Adamic Denial and Distortion


Hank Hanegraaff

Article ID:



Mar 7, 2023


Jul 14, 2022

This article first appeared in the From the President column of the Christian Research Journal, volume 45, number 01 (2022). For further information or to subscribe to the Christian Research Journal please click here.

Did Adam and Eve really exist? One would think that the answer to this question is obvious. Of course, they did! Did not St. Paul make it crystal clear? “From one man [God] made every nation of men, that they should inhabit the whole earth” (Acts 17:26).1 Moreover, had the first Adam not fallen into a life of perpetual sin terminated by death, there would have been no need for God to send a Second Adam. St. Paul is emphatic: “Since death came through a man, the resurrection of the dead comes also through a man. For as in Adam all die, so in Christ all will be made alive” (1 Cor. 15:21–22).

Christ is equally resolute. “At the beginning the Creator ‘made them male and female’” (Matt. 19:4). Jesus affirmed a historical Adam and Eve when He referred to the murder of their son Abel (Matt. 23:35). Not only so, but St. Luke, writing to a primarily Gentile audience, extends his genealogy past Abraham to the first Adam, thus highlighting Christ, the Second Adam, as the Savior of all humanity (Luke 3:23–38). Should that prove insufficient to Adam and Eve deniers, Chronicles provides a historical record from Adam to the Exile (1 Chron. 1–9). Likewise, starting at Genesis 5:1, Moses gives “the written account of Adam’s line.”

Denying the Historical Adam. With all this and more to commend a historical Adam and Eve, it seems incredible to think that anyone would deny such a foundational reality. Yet as Casey Luskin explains in our cover article — “Lessons Learned (and Not Learned) From the Evangelical Debate over Adam and Eve” (pp. 08–15) — more than a few prominent Christian voices actively seek to convince the faithful that the breadth of human genetic diversity irrevocably refutes the existence of Adam and Eve. According to Luskin, the debate over a historical Adam and Eve was pushed into the mainstream more than a decade ago when the premier evangelical magazine, Christianity Today (CT), ran a cover story on “The Search for the Historical Adam.” The article lent credence to the notion that modern human diversity is far too expansive to be explained by an original pair. Thus, the contention that modern humans “originated with a population that numbered something like 10,000, not two.”2 Those who hold otherwise are routinely demeaned. Daniel Harlow, a religion professor at Calvin College, has gone as far as to castigate those holding to a historical Adam and Eve as not only “anti-science” but guilty of bringing “unnecessary shame upon the name of Jesus Christ.”3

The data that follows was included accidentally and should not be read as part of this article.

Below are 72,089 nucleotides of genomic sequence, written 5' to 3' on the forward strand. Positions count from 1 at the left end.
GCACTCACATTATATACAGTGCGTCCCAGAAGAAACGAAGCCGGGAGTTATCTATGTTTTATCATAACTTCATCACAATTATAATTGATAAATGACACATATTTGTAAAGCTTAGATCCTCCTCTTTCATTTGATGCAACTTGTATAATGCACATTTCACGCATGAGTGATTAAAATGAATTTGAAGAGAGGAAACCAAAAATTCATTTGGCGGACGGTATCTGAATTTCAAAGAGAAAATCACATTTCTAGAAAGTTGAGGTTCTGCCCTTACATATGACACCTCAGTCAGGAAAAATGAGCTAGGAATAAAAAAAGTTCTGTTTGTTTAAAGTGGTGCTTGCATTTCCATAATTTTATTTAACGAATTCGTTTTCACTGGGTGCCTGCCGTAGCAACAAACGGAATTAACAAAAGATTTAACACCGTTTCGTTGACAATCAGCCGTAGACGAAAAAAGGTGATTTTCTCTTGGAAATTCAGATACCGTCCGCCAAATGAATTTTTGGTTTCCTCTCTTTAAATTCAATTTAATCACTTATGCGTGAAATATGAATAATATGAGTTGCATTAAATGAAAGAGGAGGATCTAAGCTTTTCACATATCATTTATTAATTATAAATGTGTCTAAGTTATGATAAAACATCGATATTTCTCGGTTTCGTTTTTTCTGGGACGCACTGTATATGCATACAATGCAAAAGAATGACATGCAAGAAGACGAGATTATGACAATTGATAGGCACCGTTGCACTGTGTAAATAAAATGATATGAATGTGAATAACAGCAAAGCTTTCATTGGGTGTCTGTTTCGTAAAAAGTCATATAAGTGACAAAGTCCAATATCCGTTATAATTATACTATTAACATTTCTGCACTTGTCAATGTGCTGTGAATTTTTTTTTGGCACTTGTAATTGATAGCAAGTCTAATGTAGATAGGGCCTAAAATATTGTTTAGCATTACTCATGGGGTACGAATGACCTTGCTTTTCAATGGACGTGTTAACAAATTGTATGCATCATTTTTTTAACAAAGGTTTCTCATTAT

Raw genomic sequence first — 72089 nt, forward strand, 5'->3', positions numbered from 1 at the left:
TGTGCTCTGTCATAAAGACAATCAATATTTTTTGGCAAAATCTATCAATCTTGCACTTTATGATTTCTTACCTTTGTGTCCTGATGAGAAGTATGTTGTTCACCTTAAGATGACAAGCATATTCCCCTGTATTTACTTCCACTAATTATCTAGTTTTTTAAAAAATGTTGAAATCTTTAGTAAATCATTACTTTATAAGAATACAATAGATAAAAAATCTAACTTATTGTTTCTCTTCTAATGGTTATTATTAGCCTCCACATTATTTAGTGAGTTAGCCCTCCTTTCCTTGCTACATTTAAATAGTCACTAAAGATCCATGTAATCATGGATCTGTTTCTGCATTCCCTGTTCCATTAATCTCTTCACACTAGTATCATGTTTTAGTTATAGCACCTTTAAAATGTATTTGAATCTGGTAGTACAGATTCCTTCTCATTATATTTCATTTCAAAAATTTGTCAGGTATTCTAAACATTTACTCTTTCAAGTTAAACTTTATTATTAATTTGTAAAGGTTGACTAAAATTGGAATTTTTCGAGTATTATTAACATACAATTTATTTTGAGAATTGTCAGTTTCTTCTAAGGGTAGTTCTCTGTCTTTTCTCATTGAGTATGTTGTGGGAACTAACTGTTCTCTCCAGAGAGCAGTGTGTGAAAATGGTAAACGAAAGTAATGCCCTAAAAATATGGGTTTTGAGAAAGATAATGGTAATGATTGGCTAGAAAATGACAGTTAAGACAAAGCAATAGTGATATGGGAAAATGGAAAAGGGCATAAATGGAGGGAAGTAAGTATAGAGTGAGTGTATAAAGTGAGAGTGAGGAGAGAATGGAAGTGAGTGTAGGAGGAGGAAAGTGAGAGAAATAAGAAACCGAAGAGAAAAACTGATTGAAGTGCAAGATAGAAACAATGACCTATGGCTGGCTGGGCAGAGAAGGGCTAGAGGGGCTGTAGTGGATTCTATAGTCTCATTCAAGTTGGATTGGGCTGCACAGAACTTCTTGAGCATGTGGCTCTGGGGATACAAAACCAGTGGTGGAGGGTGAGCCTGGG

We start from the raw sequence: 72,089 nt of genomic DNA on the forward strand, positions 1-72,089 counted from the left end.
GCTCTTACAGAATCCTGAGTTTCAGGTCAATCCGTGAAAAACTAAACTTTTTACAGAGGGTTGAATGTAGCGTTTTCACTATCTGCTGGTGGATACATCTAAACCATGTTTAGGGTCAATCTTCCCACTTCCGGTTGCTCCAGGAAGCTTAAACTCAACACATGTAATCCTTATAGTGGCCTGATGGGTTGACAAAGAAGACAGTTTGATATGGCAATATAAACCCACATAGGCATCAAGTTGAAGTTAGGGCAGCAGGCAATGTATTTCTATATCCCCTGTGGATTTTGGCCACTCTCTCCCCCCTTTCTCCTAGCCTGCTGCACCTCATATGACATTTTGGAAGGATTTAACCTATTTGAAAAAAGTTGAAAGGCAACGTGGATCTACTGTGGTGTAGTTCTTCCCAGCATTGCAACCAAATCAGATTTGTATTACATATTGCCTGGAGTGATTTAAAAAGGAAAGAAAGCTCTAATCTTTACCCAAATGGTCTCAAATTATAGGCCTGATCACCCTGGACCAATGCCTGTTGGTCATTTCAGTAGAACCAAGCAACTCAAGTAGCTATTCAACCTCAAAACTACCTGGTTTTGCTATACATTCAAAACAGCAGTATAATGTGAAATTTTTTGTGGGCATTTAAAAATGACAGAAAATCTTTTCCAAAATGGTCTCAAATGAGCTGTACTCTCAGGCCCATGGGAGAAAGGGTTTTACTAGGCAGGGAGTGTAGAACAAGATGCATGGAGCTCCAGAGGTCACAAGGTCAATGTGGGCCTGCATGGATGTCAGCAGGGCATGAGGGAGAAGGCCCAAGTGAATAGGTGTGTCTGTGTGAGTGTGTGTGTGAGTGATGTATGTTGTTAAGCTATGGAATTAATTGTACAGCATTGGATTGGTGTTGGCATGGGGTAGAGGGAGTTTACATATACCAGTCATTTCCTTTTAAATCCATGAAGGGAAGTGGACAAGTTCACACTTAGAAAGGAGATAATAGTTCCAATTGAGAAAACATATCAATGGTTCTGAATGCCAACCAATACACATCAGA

An Historical Adam, But… While a growing cacophony of voices argue that the historical reality of Adam and Eve has been as decisively refuted as has the geocentric model of the solar system, others such as the well-respected apologist William Lane Craig argue that Adam and Eve were members of an animal species — a species of apes on which God effected physical and spiritual renovations some 750,000 to a million years ago.4 But why go there in the first place? Why give currency to the notion of “broken pseudogenes” — junk DNA — as evidence for human-ape common ancestry? Why not opt for the historic Christian position that God miraculously created Adam and Eve de novo (from new)? Especially when there is ample reason to conclude that so-called pseudogenes are anything but the “junk” they are routinely purported to be!